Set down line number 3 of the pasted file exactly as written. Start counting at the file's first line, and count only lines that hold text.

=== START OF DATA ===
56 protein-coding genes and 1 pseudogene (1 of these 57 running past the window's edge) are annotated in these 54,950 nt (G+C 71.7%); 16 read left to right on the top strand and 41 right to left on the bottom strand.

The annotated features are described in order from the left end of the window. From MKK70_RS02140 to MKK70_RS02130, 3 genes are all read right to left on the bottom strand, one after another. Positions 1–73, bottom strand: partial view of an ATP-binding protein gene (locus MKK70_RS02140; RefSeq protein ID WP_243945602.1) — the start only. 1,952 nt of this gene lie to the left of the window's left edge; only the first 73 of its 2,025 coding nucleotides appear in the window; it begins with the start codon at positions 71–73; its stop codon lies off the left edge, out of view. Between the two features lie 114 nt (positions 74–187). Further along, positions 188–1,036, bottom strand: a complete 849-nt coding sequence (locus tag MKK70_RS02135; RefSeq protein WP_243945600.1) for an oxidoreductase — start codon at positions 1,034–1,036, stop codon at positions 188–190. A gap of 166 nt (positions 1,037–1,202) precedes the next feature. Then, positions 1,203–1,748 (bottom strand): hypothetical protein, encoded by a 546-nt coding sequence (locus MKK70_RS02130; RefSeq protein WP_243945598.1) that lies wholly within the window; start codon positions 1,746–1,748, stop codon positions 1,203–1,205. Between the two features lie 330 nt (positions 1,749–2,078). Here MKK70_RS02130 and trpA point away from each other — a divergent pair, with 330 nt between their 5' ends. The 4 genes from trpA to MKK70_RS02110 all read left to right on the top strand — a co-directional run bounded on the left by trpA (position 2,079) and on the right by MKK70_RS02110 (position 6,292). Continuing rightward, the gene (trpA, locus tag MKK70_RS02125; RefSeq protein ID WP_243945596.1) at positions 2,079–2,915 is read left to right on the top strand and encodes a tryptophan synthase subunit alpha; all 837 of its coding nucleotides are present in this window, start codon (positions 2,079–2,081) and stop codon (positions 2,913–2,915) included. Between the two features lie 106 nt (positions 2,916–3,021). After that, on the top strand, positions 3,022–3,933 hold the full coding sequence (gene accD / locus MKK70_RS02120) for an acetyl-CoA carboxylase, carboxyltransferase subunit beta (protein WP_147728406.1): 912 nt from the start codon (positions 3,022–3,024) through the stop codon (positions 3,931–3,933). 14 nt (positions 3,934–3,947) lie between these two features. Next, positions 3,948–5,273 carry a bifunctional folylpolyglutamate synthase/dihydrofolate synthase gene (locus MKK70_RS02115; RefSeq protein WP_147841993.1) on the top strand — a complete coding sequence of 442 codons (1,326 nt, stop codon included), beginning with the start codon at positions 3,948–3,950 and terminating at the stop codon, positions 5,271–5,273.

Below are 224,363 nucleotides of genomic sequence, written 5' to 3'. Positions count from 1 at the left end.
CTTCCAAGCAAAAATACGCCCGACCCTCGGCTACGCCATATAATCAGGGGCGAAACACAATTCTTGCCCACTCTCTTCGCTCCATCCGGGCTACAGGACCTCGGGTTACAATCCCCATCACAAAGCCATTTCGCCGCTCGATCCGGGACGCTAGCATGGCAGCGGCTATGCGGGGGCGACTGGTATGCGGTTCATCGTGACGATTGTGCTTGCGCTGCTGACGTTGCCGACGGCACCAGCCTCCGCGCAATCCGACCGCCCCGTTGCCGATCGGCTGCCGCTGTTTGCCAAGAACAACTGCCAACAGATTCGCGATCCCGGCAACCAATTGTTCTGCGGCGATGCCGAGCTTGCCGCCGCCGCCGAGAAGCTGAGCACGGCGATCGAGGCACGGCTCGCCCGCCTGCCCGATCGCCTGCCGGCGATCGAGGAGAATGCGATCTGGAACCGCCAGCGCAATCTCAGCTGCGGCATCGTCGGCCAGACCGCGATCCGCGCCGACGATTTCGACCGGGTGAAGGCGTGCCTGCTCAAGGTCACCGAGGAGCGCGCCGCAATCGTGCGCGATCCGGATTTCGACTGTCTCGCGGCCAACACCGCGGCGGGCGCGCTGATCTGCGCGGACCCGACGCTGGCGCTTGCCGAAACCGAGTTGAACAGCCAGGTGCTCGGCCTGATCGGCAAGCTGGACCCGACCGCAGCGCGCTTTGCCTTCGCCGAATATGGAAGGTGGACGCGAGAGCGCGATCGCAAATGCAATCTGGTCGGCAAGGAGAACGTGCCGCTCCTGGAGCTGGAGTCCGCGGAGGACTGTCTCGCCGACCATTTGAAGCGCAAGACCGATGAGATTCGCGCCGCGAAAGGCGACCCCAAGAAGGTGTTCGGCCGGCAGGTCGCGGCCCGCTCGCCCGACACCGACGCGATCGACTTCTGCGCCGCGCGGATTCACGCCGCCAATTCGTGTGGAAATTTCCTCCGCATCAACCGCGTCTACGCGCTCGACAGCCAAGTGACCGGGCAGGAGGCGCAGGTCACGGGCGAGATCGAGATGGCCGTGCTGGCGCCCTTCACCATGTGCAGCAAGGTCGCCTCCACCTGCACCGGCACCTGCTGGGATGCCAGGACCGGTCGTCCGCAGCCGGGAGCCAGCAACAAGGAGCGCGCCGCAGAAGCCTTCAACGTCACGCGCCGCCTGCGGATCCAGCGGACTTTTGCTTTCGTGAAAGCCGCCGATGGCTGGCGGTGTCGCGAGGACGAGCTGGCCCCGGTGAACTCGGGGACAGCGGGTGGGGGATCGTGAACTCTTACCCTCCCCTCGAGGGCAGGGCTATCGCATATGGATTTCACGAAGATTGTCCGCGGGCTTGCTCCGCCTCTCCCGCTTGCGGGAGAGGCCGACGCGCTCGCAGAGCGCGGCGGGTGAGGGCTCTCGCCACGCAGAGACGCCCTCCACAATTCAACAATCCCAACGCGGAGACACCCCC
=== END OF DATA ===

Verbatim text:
Below are 224,363 nucleotides of genomic sequence, written 5' to 3'. Positions count from 1 at the left end.